Self/less (2015)

Poster for Self/Less

The two reviews I read of Self/less called it mediocre, but so far I’m a Tarsem Singh completest, so I wasn’t going to let that stop me. All four of his previous films have wonderful visual style, and The Fall (2006) is one of my favorite films of recent years. I love the altogether campier Mirror Mirror (2012) too, while The Cell (2000) and Immortals (2011) are too grim for me, despite their undeniable visual splendors.

Self/less looks a lot different than those previous films. Other than the opulence of the Manhattan tower condo where we initially find the protagonist (at that point played by Ben Kingsley) living, the rest of the production design is fairly spare and sleek and lacking in the fanciful. The story, too, is less fanciful, although it’s still a work of fantasy, in the science fiction mode. Kingsley plays a billionaire named Damian who is dying from cancer. He has learned of a new technology, called shedding, that allows a person’s identity to be transferred to a new body and thereby prolongs life. The secretive company that owns the technology claims the new body is a clone, but it soon becomes apparent that Damian’s new body (played by Ryan Reynolds) may have a history of its own.

So Tarsem has abandoned his stylized look for this film, and the film itself is a fairly conventional science fiction thriller. Maybe he was trying to prove that he could do something more mundane than what he’s become known for. It seems to me that he’s done a good enough job of it. While I would agree that this is a pretty average movie, it’s well made as such. It moves along effortlessly, creates characters you can identify with, builds dramatic tension, and handles its action scenes well. (Tarsem proved he could handle action scenes in Immortals, but this film, while occasionally brutal, is thankfully less gory.) Instead of using set and costume design to communicate the story, Tarsem uses old-fashioned montage. There’s a lovely sequence of Damian throwing a series of women into bed that expresses the joys of his new body, and later there’s a sequence in which he teaches a young girl how to swim that conveys the establishment of a connection between the two characters in a brief flow of images and dialogue.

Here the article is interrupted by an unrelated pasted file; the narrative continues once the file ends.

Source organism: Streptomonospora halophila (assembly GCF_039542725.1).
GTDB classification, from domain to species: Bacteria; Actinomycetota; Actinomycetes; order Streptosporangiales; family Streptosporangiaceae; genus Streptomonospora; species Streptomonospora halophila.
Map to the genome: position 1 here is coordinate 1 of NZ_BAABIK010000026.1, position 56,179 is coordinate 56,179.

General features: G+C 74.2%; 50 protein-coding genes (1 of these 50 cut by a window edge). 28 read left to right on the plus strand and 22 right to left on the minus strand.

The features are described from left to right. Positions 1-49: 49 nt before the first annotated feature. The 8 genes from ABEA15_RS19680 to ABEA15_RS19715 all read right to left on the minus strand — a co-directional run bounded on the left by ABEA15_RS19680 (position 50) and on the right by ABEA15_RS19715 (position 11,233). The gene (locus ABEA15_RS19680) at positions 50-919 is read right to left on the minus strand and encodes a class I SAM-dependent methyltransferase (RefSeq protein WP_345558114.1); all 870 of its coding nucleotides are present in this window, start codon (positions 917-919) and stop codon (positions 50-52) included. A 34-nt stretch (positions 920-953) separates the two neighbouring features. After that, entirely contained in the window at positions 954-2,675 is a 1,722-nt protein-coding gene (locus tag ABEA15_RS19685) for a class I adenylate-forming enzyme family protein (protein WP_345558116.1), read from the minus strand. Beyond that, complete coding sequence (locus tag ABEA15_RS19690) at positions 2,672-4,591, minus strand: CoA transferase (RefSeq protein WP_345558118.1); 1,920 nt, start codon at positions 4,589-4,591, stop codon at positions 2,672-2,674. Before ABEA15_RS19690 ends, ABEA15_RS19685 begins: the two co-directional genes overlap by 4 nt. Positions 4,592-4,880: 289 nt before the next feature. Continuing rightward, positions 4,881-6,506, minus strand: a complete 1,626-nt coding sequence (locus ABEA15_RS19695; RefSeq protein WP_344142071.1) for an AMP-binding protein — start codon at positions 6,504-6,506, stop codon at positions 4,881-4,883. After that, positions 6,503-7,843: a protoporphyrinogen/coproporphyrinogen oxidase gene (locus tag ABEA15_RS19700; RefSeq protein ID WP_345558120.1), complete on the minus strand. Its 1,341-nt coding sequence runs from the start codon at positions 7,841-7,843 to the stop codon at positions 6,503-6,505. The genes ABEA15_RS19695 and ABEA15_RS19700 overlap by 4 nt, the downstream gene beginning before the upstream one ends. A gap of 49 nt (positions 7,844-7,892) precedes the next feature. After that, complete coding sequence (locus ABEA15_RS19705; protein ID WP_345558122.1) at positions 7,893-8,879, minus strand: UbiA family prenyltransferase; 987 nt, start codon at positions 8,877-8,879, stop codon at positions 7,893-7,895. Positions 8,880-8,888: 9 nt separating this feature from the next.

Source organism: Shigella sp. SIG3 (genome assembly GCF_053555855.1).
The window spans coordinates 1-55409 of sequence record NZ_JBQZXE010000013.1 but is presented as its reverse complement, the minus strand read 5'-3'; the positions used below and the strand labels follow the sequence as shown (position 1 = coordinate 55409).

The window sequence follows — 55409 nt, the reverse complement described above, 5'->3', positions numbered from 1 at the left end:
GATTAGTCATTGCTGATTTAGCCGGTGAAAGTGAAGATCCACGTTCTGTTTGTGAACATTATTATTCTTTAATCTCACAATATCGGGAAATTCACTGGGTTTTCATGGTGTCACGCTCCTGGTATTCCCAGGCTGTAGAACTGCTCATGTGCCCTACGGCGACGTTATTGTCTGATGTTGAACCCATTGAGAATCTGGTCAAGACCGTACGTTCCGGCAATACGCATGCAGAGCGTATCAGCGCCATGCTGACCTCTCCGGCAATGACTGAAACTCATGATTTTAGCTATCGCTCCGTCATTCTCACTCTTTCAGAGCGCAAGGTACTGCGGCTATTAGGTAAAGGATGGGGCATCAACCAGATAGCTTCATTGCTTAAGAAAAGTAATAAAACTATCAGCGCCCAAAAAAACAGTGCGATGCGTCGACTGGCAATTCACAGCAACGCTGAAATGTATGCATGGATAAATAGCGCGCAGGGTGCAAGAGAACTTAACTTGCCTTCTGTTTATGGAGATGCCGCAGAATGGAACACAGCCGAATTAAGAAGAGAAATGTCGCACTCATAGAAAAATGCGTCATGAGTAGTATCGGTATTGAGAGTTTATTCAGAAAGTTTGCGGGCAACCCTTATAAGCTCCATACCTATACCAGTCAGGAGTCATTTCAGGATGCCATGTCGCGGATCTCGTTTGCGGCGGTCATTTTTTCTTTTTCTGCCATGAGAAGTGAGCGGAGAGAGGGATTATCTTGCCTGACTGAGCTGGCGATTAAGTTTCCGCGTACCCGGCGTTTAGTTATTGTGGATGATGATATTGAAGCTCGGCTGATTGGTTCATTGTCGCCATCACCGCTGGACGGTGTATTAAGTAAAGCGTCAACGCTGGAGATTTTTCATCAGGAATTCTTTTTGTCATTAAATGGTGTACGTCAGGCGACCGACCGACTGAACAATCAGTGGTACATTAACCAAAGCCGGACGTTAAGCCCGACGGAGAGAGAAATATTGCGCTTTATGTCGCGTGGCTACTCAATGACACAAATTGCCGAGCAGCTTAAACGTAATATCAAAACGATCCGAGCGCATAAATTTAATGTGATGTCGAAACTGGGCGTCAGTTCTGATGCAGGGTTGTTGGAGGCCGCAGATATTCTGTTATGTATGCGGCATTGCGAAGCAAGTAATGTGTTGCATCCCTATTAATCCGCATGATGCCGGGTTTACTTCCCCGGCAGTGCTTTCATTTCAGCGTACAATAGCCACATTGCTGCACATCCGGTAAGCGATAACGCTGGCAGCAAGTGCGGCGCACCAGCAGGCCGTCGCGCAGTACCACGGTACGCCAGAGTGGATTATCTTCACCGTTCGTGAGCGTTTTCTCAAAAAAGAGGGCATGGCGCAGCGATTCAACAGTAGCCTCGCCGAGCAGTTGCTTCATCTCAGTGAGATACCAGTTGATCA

Again, on a plot and character level this isn’t anything more demanding than, say, one of EuropaCorp’s thrillers. I’d certainly agree that it’s the least interesting of Tarsem’s movies so far, but I found it perfectly agreeable for what it was. The biggest weakness, to my mind, was that the conversion of Damian’s character was unconvincing — both in terms of the feeling that Ryan Reynolds is playing the same character that Ben Kingsley was, and in terms of the changes in the character’s motivation. It reminded me at times of the film Limitless, but it doesn’t have the satirical edge or narrative ebullience that made that one so effective. Still, it works through its premise with some able twists and turns, never tarrying too long or trying to be more than a straightforward action melodrama with a happy ending.


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